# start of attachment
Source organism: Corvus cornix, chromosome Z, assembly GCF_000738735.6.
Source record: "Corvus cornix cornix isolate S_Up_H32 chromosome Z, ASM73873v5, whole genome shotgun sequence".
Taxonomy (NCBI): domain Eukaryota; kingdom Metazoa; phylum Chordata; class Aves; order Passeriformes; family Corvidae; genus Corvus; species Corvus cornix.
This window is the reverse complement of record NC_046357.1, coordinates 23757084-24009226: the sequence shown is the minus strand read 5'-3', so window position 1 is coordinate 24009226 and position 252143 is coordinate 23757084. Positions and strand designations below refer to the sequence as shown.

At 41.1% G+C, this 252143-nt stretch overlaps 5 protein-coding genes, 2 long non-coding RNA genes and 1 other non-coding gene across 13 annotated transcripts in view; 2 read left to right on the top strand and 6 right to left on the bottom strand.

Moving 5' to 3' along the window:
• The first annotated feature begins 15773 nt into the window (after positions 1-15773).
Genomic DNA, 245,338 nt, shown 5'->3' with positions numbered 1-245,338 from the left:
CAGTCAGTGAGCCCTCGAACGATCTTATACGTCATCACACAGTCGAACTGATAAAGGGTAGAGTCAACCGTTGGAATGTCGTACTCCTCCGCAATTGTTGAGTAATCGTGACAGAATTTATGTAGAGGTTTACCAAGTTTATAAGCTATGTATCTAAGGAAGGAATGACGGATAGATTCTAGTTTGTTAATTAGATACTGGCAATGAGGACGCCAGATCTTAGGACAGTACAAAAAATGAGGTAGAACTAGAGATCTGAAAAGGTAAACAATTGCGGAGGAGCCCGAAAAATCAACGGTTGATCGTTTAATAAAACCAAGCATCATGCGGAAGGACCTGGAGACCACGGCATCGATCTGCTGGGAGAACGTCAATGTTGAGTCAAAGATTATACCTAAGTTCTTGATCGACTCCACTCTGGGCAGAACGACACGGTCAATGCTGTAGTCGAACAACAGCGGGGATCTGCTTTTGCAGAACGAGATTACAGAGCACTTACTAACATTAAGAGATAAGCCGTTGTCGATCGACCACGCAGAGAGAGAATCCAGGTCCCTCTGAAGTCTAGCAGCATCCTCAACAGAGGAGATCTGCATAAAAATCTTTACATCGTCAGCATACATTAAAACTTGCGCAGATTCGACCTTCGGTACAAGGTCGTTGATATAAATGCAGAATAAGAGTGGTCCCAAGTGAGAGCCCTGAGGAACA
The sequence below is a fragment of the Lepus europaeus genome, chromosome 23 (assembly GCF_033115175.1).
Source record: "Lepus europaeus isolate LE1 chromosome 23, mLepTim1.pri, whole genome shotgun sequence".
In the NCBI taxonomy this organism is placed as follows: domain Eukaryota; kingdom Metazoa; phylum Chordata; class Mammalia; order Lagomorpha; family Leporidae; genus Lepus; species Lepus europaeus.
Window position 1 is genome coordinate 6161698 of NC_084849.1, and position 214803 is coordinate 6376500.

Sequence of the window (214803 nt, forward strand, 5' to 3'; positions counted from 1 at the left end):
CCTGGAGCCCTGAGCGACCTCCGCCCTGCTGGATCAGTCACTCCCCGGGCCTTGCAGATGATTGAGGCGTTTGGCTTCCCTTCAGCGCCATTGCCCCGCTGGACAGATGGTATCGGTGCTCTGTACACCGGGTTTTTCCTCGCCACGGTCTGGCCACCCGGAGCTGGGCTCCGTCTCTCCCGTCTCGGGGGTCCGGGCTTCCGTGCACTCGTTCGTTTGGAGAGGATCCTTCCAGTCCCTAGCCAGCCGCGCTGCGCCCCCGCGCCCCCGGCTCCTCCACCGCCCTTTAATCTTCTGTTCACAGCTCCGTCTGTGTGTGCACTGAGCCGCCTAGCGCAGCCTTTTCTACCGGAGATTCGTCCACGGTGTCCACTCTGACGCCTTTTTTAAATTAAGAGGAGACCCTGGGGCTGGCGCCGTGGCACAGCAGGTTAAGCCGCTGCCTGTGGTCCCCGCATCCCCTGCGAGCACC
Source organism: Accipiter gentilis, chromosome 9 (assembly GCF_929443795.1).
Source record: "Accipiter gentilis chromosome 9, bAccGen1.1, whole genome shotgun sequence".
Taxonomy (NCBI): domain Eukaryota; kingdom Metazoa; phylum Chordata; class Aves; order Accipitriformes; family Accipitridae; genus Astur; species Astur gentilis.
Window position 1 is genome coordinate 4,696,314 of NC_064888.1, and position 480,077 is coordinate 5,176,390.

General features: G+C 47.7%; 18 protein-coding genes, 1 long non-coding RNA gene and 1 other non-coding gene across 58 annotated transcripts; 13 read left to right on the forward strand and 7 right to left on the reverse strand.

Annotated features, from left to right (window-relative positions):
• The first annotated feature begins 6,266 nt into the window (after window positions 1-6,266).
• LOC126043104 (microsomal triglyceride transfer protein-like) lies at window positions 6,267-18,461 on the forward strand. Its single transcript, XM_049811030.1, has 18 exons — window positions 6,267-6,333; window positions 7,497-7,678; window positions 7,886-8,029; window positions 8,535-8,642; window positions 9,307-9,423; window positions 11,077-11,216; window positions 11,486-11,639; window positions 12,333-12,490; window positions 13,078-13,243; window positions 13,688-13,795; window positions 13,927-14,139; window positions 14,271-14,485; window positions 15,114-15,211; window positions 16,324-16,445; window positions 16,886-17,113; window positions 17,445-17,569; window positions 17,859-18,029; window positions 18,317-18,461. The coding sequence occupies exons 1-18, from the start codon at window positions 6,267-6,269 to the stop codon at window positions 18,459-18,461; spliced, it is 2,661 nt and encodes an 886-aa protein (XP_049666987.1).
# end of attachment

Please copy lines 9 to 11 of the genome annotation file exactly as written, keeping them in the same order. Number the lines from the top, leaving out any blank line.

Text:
CAGTCAGTGAGCCCTCGAACGATCTTATACGTCATCACACAGTCGAACTGATAAAGGGTAGAGTCAACCGTTGGAATGTCGTACTCCTCCGCAATTGTTGAGTAATCGTGACAGAATTTATGTAGAGGTTTACCAAGTTTATAAGCTATGTATCTAAGGAAGGAATGACGGATAGATTCTAGTTTGTTAATTAGATACTGGCAATGAGGACGCCAGATCTTAGGACAGTACAAAAAATGAGGTAGAACTAGAGATCTGAAAAGGTAAACAATTGCGGAGGAGCCCGAAAAATCAACGGTTGATCGTTTAATAAAACCAAGCATCATGCGGAAGGACCTGGAGACCACGGCATCGATCTGCTGGGAGAACGTCAATGTTGAGTCAAAGATTATACCTAAGTTCTTGATCGACTCCACTCTGGGCAGAACGACACGGTCAATGCTGTAGTCGAACAACAGCGGGGATCTGCTTTTGCAGAACGAGATTACAGAGCACTTACTAACATTAAGAGATAAGCCGTTGTCGATCGACCACGCAGAGAGAGAATCCAGGTCCCTCTGAAGTCTAGCAGCATCCTCAACAGAGGAGATCTGCATAAAAATCTTTACATCGTCAGCATACATTAAAACTTGCGCAGATTCGACCTTCGGTACAAGGTCGTTGATATAAATGCAGAATAAGAGTGGTCCCAAGTGAGAGCCCTGAGGAACA
The sequence below is a fragment of the Lepus europaeus genome, chromosome 23 (assembly GCF_033115175.1).
Source record: "Lepus europaeus isolate LE1 chromosome 23, mLepTim1.pri, whole genome shotgun sequence".